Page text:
Unfortunately, in Pennsylvania, according to latest FBI statistics of the 1,463 law enforcement agencies across the state that submitted numbers on crimes in 2017, only 20 submitted hate crime incident reports. As a result, Pennsylvania, a state of 12.7 million, continues to have a chronically low annual reporting rate of hate crimes to the FBI. Sadly, it is not because hate crimes do not happen here. They do. It is because of an outdated and overly restrictive statute and the lack of understanding of what constitutes a hate crime.
With the number of hate crimes increasing by 17% across the nation according to the U.S. Department of Justice, it is time we provide our law enforcement officials with the tools they need to properly investigate, identify and report crimes of ethnic intimidation.
Please join me in co-sponsoring this legislation.
Introduced as HB2010
|Description:||Reporting System for Postsecondary Institutions
College can be a remarkably formative experience for young people. While attending college, students are often shaping their sense of self and crystallizing their worldview. They’re navigating their identity across multiple domains of race, gender, religion, spirituality, and heritage. In many cases, they’re also being exposed to new cultures and identities that they may not have previously been exposed to.
Unfortunatellu, according to the Southern Poverty Law Center, hate groups are specifically “targeting college campuses” where “you're dealing with people who may be just starting to form their ideas about the world.”
Tracking the number of such acts can be difficult because many hate crimes go unreported and not all hate-bias rises to the level of a crime. This, coupled with their increased prevalence on college campuses, has prompted my legislation.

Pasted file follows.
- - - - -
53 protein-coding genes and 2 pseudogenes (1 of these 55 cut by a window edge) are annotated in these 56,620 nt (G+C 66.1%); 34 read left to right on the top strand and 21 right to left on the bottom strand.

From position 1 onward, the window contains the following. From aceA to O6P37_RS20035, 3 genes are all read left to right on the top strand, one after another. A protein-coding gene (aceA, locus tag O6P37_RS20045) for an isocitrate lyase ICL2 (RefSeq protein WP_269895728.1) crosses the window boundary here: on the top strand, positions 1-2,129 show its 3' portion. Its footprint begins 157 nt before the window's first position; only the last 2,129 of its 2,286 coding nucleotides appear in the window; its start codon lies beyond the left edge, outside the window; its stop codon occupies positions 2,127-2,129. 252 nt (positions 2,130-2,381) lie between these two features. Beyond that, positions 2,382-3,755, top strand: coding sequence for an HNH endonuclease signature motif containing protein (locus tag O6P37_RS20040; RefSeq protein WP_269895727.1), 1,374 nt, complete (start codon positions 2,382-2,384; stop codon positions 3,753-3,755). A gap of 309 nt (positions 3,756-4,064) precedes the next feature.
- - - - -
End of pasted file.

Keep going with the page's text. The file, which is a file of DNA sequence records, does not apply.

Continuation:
This legislation would require postsecondary institutions to offer online and anonymous reporting options for students and employees. Anonymous online reporting alerts campus police of a possible hate crime while at the same time serving as an early point of contact, when a victim can learn about the steps required to file a formal report.
Allowing victims the opportunity to easily and conveniently file a report from will help increase the likelihood that these crimes will be reported, thus protecting others from harm.
As lawmakers, it’s on us to ensure that Pennsylvania’s campuses are safe, and that the system for reporting these crimes is conducive to justice and healing.
Please join me in co- sponsoring this important legislation.
Introduced as HB2011
|Description:||Requirement for Hate Crimes Offenders to Complete Diversity Classes and Allowing Community Impact Statements-
This legislation will require an individual convicted of ethnic intimidation to perform community service or complete educational classes relating to the motivating factor of the individual’s hatred as part of the individual’s sentence and allow a representative of an affected community to submit a community impact statement prior to the imposition of a sentence.
The legislation would require, as a condition of probation or parole, an individual who is convicted of ethnic intimidation to perform community service or complete educational classes relating to the motivating factor of the underlying crime. For example, an individual convicted of ethnic intimidation against an individual who is Jewish would be required to take educational classes relating to Judaism.
Additionally, the legislation would allow a representative of a community group to submit a community impact statement prior to sentencing. The community impact statement would be similar to victim impact statements that are submitted by a victim of a crime prior to the sentencing of a perpetrator.
Please join in co-sponsoring this legislation.